Top 10: 2019 achievements and 2020 milestones

In reflecting on 2019, we’d like to offer a big thanks to all of our supporters for their attention and advocacy this year.

We can’t do this important work without you and the achievements listed here are, in part, due to the sustained effort of the Flood Free Calgary community and the many other organizations we work alongside. So, thank you!

The work we do on these flood mitigation files is often detailed and complex, with many incremental achievements contributing to progress, but here are a few of the standout developments worthy of attention.

Key 2019 achievements

Although 2019 may have felt like a year of painfully slow regulatory progress, there were a number of significant developments to be thankful for.

1. Bow River upstream reservoir options announced

Image: Alberta Environment and Parks

In 2019, the Bow Basin Water Management Options project conducted a conceptual assessment of 10 upstream reservoir options and ended the year with three shortlisted options. A feasibility study of the three shortlisted options will follow (estimated 2-3 years) and will produce a single preferred option.

Six years on, the announcement of reservoir options for the Bow River and the kickoff of the public consultation for the project is big news, indeed.

2. Federal government earmarks $168.5 million for SR1

Former Transportation Minister Brian Mason speaks at the federal funding announcement. Image: Government of Alberta

In mid-March, the federal government announced it will provide $168.5 million (via Infrastructure Canada’s Federal Disaster Mitigation and Adaptation Fund) to help fund SR1 on the Elbow River.

The $432 million required for the project had previously been allocated in the provincial budget, but this announcement of federal funds was very good news.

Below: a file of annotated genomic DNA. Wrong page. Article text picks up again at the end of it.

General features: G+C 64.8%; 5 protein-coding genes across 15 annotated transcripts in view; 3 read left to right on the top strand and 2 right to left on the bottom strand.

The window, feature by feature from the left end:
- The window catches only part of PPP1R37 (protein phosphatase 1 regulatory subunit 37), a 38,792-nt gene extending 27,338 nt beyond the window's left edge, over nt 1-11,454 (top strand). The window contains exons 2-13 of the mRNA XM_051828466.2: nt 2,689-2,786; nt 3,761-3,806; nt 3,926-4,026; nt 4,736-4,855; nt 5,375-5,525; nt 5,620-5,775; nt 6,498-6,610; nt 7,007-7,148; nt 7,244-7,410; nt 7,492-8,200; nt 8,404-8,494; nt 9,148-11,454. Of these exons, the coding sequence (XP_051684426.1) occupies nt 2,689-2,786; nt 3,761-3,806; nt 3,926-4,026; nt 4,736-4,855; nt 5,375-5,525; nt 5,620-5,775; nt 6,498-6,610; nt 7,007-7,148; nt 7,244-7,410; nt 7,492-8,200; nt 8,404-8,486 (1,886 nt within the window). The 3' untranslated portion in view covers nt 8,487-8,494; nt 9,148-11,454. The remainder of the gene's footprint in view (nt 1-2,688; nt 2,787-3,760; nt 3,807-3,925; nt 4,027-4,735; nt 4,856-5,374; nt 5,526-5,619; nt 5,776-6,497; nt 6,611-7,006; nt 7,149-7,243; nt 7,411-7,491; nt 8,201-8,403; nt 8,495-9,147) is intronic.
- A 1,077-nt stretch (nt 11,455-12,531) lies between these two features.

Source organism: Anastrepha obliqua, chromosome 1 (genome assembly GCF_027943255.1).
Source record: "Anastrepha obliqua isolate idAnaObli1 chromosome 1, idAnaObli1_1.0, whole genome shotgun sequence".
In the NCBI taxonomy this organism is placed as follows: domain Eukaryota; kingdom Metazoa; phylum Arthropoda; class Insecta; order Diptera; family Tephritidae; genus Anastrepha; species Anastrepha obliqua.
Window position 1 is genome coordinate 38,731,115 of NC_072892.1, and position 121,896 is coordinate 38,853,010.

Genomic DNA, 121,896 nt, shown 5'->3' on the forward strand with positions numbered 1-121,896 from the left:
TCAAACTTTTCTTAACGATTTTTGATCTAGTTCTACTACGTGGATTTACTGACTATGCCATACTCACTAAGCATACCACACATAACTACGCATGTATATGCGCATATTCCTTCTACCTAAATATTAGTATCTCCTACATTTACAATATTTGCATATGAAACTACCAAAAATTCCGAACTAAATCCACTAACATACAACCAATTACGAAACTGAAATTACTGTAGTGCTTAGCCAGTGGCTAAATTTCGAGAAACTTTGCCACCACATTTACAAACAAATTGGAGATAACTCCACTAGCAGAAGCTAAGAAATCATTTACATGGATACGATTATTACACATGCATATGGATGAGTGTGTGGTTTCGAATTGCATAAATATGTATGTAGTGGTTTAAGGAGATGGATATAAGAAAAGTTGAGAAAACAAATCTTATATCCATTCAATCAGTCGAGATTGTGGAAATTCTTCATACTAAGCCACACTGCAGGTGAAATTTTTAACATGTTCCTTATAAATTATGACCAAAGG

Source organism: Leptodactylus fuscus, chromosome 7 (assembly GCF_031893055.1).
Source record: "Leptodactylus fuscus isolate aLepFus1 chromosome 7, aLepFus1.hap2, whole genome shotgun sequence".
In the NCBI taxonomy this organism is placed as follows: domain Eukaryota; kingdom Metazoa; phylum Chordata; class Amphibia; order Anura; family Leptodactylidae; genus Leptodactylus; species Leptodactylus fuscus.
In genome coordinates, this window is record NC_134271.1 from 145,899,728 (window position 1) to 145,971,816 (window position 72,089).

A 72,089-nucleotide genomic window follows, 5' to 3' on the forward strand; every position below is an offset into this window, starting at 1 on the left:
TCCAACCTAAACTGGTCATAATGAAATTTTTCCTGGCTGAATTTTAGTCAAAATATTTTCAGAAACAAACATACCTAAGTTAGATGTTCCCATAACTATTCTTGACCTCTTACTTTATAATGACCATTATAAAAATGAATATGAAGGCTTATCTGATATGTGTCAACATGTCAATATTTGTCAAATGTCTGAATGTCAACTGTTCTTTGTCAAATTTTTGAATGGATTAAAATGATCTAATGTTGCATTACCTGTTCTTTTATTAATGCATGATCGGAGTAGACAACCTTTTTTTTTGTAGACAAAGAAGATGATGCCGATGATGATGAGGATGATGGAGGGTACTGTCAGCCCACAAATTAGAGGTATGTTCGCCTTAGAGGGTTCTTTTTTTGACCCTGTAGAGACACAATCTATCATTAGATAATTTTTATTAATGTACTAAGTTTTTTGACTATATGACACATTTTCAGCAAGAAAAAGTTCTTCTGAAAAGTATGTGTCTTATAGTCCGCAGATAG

3. Robinson family agrees to sell land needed for SR1

In January, the Government of Alberta announced that Springbank landowners, the Robinson family, had agreed to sell the land required for SR1.

This was a promising development given that the Robinson land was in the heart of the project area, and added to what is now over 20% of the required lands being owned by the province. The Government continues its extensive discussions with numerous first nations and with affected landowners to reach negotiated solutions for land acquisition.

4. Alberta Transportation submits responses to SR1 regulatory information requests

In June, Alberta Transportation submitted 8,000 pages worth of responses to both provincial and federal information requests relating to the Environmental Impact Assessment (SR1) for SR1.

Provincial regulators accepted the responses have moved on to Round 2 questions, however, the federal back-and-forth continued into December when final Round 1 federal answers were submitted.

The regulatory review for this project is considerably behind schedule (according to the most recent timeline), so hitting this milestone is relieving.

5. Completion of key local flood mitigation projects downtown

Now hidden by benches, the cement flood wall offers 200-year flood protection. Image: City of Calgary

In 2019, three local flood mitigation projects critical for protecting the downtown core were completed: West Eau Claire Park, the Centre Street Bridge flood barrier, phase 1 of the Eau Claire Promenade (phase 2 being the Downtown Barrier).

Notable mention: Flood Coalition